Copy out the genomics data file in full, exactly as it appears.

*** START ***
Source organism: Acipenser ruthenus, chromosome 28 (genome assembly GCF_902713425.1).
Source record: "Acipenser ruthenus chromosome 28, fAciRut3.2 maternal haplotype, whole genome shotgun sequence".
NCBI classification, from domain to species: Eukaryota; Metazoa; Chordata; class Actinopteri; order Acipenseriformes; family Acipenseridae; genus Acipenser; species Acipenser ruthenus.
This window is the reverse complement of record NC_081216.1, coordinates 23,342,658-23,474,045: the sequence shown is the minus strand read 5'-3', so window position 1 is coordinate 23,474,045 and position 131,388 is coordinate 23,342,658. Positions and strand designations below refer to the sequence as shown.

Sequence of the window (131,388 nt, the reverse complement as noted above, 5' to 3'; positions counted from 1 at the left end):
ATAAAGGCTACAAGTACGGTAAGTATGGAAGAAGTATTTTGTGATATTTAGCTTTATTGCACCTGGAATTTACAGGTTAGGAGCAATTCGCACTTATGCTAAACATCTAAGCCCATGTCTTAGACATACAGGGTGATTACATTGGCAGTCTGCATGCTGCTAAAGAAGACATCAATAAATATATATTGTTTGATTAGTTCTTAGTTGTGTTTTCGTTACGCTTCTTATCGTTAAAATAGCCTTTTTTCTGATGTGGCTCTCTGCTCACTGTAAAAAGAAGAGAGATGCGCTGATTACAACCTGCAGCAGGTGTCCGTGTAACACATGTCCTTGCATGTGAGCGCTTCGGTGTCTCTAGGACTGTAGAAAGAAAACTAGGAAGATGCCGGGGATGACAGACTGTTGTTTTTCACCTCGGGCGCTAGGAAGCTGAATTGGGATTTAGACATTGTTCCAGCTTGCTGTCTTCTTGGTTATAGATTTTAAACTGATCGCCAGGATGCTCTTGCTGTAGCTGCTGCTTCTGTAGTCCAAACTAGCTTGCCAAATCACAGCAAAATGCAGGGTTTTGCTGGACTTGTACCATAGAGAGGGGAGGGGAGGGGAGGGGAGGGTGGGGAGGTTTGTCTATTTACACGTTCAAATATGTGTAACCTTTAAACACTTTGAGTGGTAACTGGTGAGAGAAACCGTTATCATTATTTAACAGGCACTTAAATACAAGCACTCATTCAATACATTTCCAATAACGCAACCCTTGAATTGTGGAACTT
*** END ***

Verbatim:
Source organism: Acipenser ruthenus, chromosome 28 (genome assembly GCF_902713425.1).
Source record: "Acipenser ruthenus chromosome 28, fAciRut3.2 maternal haplotype, whole genome shotgun sequence".
NCBI classification, from domain to species: Eukaryota; Metazoa; Chordata; class Actinopteri; order Acipenseriformes; family Acipenseridae; genus Acipenser; species Acipenser ruthenus.
This window is the reverse complement of record NC_081216.1, coordinates 23,342,658-23,474,045: the sequence shown is the minus strand read 5'-3', so window position 1 is coordinate 23,474,045 and position 131,388 is coordinate 23,342,658. Positions and strand designations below refer to the sequence as shown.

Sequence of the window (131,388 nt, the reverse complement as noted above, 5' to 3'; positions counted from 1 at the left end):
ATAAAGGCTACAAGTACGGTAAGTATGGAAGAAGTATTTTGTGATATTTAGCTTTATTGCACCTGGAATTTACAGGTTAGGAGCAATTCGCACTTATGCTAAACATCTAAGCCCATGTCTTAGACATACAGGGTGATTACATTGGCAGTCTGCATGCTGCTAAAGAAGACATCAATAAATATATATTGTTTGATTAGTTCTTAGTTGTGTTTTCGTTACGCTTCTTATCGTTAAAATAGCCTTTTTTCTGATGTGGCTCTCTGCTCACTGTAAAAAGAAGAGAGATGCGCTGATTACAACCTGCAGCAGGTGTCCGTGTAACACATGTCCTTGCATGTGAGCGCTTCGGTGTCTCTAGGACTGTAGAAAGAAAACTAGGAAGATGCCGGGGATGACAGACTGTTGTTTTTCACCTCGGGCGCTAGGAAGCTGAATTGGGATTTAGACATTGTTCCAGCTTGCTGTCTTCTTGGTTATAGATTTTAAACTGATCGCCAGGATGCTCTTGCTGTAGCTGCTGCTTCTGTAGTCCAAACTAGCTTGCCAAATCACAGCAAAATGCAGGGTTTTGCTGGACTTGTACCATAGAGAGGGGAGGGGAGGGGAGGGGAGGGTGGGGAGGTTTGTCTATTTACACGTTCAAATATGTGTAACCTTTAAACACTTTGAGTGGTAACTGGTGAGAGAAACCGTTATCATTATTTAACAGGCACTTAAATACAAGCACTCATTCAATACATTTCCAATAACGCAACCCTTGAATTGTGGAACTT